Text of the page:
there’s rehearsal to hearing as well as reading
    Good point. So maybe the jury’s still out about whether it works or not!

    (No matter, though. I’m sure I’ll keep messing around with stuff that that, to amuse myself if nothing else.)

  5. I liked both version – with and without harmonica. I’d probably find it more difficult to concentrate on the meaning of the words in the harmonica version if I were listening to it cold — but that’s probablly due to a of a weird hearing-comprehension idiosyncrasy that I have had all of my life. I do agree with what MB has said above about “rehearsal to hearing” — again, it’s that thing about hearing something repeated a couple of times — the meaning begins to grow the more times you hear something. For example, after hearing you read the poem, after the second time, I began to see that last part about the “crib” in a very different way that when I read it in print. I got a much better picture of that in my mind after hearing you speak those lines.

  6. Huh. I wonder if I’ve heard it as well myself? Many “slam” poets stress the importance of memorizing performance texts, but I’ve never wanted to commit my own words to memory for some reason, and didn’t this time. As a result, I had to focus on the written text each time I read it and therefore probably didn’t manage the level of dissociation from text on playback that you’re enjoying.

    FWIW, my first draft had “cell” for “crib.”

  7. I liked the harmonica in the background, but think I’d be distracted by it if it were my first time hearing the poem. I was able to sort of tune it out and appreciate its effect, but only cause I’d been able to concentrate on just your voice in the previous recordings.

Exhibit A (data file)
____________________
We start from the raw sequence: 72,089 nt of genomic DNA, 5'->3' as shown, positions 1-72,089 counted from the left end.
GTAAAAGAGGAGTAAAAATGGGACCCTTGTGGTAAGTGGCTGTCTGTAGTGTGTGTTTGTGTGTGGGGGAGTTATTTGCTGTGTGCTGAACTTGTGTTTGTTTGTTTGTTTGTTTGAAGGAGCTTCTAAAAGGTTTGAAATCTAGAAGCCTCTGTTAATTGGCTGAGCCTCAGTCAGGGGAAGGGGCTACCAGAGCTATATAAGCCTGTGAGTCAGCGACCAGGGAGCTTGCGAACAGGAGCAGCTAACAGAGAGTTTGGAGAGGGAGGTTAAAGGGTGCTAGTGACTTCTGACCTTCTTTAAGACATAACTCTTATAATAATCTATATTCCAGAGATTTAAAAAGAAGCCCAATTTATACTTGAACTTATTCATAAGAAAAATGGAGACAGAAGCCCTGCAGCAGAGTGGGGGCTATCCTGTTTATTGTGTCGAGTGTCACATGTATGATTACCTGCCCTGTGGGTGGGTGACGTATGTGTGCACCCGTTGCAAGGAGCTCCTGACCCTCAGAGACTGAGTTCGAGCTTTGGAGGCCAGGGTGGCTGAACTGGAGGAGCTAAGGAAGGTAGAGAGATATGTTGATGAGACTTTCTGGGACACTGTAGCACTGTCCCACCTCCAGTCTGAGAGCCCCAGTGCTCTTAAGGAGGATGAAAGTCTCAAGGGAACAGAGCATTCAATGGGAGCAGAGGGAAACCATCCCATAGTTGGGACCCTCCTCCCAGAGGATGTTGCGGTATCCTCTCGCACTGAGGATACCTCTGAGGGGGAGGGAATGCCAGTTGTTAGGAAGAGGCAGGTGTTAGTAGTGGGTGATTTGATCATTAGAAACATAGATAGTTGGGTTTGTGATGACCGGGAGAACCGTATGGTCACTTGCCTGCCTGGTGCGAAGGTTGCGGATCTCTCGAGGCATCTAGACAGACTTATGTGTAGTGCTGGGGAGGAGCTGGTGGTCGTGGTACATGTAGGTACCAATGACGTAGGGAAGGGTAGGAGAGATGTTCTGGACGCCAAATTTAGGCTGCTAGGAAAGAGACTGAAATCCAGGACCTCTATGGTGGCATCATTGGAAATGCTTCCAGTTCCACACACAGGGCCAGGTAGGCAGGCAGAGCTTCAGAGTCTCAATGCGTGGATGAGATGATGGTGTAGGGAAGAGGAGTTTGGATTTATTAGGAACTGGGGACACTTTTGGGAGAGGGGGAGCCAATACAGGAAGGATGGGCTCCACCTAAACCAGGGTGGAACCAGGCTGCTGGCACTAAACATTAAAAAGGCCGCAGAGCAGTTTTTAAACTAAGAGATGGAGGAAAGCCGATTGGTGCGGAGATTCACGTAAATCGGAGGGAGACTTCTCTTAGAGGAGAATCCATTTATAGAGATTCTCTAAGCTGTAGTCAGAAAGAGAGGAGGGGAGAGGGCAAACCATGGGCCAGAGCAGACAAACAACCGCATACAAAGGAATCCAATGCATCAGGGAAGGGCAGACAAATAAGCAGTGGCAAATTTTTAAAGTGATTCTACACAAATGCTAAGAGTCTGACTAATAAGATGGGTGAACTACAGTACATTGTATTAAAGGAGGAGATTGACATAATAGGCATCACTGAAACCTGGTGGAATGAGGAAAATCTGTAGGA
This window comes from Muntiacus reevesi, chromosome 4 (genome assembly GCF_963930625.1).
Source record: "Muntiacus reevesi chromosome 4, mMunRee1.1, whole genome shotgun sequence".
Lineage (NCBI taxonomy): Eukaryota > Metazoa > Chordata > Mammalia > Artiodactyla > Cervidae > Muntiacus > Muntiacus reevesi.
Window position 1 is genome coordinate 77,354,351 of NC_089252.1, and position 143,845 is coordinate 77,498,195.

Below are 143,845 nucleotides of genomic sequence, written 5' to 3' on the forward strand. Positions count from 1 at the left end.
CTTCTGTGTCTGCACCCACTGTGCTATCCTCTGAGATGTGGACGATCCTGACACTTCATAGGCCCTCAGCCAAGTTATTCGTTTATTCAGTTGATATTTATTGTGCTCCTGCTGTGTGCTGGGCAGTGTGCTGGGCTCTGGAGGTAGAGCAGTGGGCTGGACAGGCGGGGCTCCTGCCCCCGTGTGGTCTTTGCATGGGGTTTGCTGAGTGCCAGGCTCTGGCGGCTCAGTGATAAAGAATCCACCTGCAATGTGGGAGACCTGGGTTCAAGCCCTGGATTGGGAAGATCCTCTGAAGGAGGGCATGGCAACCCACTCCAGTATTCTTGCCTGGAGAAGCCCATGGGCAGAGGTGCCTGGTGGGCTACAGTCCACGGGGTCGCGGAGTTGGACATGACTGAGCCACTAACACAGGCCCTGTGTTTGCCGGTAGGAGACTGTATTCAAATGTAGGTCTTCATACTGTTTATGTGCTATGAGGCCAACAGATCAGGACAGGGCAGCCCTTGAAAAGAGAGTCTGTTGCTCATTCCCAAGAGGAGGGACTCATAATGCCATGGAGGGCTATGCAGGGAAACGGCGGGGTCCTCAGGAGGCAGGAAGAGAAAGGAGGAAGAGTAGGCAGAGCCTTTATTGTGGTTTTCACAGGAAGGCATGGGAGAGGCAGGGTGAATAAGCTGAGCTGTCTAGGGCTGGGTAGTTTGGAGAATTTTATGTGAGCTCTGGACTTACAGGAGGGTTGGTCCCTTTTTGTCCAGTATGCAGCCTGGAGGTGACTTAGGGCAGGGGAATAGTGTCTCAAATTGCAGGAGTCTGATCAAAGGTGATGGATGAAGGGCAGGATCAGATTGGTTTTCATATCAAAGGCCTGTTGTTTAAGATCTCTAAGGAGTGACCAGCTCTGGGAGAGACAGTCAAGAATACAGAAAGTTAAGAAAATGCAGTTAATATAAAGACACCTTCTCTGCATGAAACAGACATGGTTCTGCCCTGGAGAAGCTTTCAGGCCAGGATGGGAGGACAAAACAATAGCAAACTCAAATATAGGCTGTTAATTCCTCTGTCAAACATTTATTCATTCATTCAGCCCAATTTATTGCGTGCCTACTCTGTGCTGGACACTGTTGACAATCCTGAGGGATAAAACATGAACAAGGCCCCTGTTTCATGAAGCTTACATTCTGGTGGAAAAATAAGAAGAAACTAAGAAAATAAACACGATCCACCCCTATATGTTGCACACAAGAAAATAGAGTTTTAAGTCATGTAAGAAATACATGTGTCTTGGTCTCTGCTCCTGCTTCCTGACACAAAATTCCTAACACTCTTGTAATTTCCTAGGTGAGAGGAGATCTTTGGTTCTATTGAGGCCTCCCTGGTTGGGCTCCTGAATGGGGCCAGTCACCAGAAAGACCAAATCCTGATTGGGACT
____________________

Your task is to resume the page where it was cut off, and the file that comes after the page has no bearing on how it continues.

This poem sounds pretty different than I imagined it would.

  8. Laura – Thanks for the feedback.
    This poem sounds pretty different than I imagined it would. Oh yeah? Well, poetry is all about surprise, I guess.

    Karen – Thanks. It shows up on Google as a frequent typo, and, of course, a valid word in Spanish.

  9. The first, unrehearsed version is my favourite. Real emotion, a certain tiredness, maybe the resignation to everyday reality, and a very young, almost teen-age note in the voice. Maybe I’m reading things into it, the way wine-tasters talk about “a note of vanilla” or something, in a sip of wine.
    But after that ,the second version sounds rather artificial to me – though art-ifice may be what a lot of art is about. For some reason, I kept getting gaps in the reading, even though my broadband speed is good. Couldn’t hear the harmonica part at all.

  10. Natalie – Thanks for this contrarian opinion. I’m sorry you’re having trouble hearing them, though. I don’t know what to suggest, other than maybe ditching the Mac and getting a PC. :)

  11. Late coming, but here I am: I liked the harmonica version too. It’s such a wistful little tune, and not at all obtrusive. I like it when words and music match.

    The less dramatic version of the poem is certainly less “present,” the enunciation doesn’t jump out, but it has its own considerable charm. I don’t have anything against “poet’s voice” in general, but in this case, subtle seems to me better. So, I’m with Nathalie.

    Good poem, by the way. Don’t know if anyone said that yet. Works well on the page and in the ear.

    Congratulations, Dave, on pushing the possibilities of the medium. When can we expect a live video feed of you doing your morning ablutions?

  12. Thanks for commenting. Of course, if I’d wanted to make my point more effectively, I should’ve have recorded it first thing in the morning, before drinking my coffee. I’m convinced that some of these lackluster poetry readings are simply the tragic consequence of insufficient caffeination. Anyway, I’m glad you liked the poem. Not sure I’m ready to make videos yet. I try to stay a couple years behind the hot new web trends.